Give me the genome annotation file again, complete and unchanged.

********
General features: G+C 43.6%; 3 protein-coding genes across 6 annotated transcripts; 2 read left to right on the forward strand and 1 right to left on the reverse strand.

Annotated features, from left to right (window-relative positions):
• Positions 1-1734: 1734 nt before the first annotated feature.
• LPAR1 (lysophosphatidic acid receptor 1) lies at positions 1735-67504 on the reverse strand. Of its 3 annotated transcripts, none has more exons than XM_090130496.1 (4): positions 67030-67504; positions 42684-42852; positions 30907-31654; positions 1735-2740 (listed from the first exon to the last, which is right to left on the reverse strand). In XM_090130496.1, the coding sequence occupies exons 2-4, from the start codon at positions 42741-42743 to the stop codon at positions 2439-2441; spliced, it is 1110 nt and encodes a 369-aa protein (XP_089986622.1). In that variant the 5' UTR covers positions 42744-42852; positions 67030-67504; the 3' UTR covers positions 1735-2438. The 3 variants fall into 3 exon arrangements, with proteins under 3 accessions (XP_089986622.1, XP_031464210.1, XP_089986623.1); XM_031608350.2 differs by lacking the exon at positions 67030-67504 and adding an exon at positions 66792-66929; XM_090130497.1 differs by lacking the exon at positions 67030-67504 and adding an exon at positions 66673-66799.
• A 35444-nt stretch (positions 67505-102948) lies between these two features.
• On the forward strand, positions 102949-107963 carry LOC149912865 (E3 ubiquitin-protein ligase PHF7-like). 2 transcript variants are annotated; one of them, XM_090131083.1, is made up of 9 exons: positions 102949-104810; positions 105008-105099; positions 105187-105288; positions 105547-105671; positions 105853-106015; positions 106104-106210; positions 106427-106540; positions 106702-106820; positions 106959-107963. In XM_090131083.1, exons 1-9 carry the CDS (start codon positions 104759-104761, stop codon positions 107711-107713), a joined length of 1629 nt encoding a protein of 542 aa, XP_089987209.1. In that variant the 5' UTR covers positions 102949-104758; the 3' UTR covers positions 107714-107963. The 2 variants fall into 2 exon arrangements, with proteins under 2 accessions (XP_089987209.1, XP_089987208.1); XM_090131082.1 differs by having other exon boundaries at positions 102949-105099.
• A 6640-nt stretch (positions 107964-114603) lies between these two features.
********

General features: G+C 43.6%; 3 protein-coding genes across 6 annotated transcripts; 2 read left to right on the forward strand and 1 right to left on the reverse strand.

Annotated features, from left to right (window-relative positions):
• Positions 1-1734: 1734 nt before the first annotated feature.
• LPAR1 (lysophosphatidic acid receptor 1) lies at positions 1735-67504 on the reverse strand. Of its 3 annotated transcripts, none has more exons than XM_090130496.1 (4): positions 67030-67504; positions 42684-42852; positions 30907-31654; positions 1735-2740 (listed from the first exon to the last, which is right to left on the reverse strand). In XM_090130496.1, the coding sequence occupies exons 2-4, from the start codon at positions 42741-42743 to the stop codon at positions 2439-2441; spliced, it is 1110 nt and encodes a 369-aa protein (XP_089986622.1). In that variant the 5' UTR covers positions 42744-42852; positions 67030-67504; the 3' UTR covers positions 1735-2438. The 3 variants fall into 3 exon arrangements, with proteins under 3 accessions (XP_089986622.1, XP_031464210.1, XP_089986623.1); XM_031608350.2 differs by lacking the exon at positions 67030-67504 and adding an exon at positions 66792-66929; XM_090130497.1 differs by lacking the exon at positions 67030-67504 and adding an exon at positions 66673-66799.
• A 35444-nt stretch (positions 67505-102948) lies between these two features.
• On the forward strand, positions 102949-107963 carry LOC149912865 (E3 ubiquitin-protein ligase PHF7-like). 2 transcript variants are annotated; one of them, XM_090131083.1, is made up of 9 exons: positions 102949-104810; positions 105008-105099; positions 105187-105288; positions 105547-105671; positions 105853-106015; positions 106104-106210; positions 106427-106540; positions 106702-106820; positions 106959-107963. In XM_090131083.1, exons 1-9 carry the CDS (start codon positions 104759-104761, stop codon positions 107711-107713), a joined length of 1629 nt encoding a protein of 542 aa, XP_089987209.1. In that variant the 5' UTR covers positions 102949-104758; the 3' UTR covers positions 107714-107963. The 2 variants fall into 2 exon arrangements, with proteins under 2 accessions (XP_089987209.1, XP_089987208.1); XM_090131082.1 differs by having other exon boundaries at positions 102949-105099.
• A 6640-nt stretch (positions 107964-114603) lies between these two features.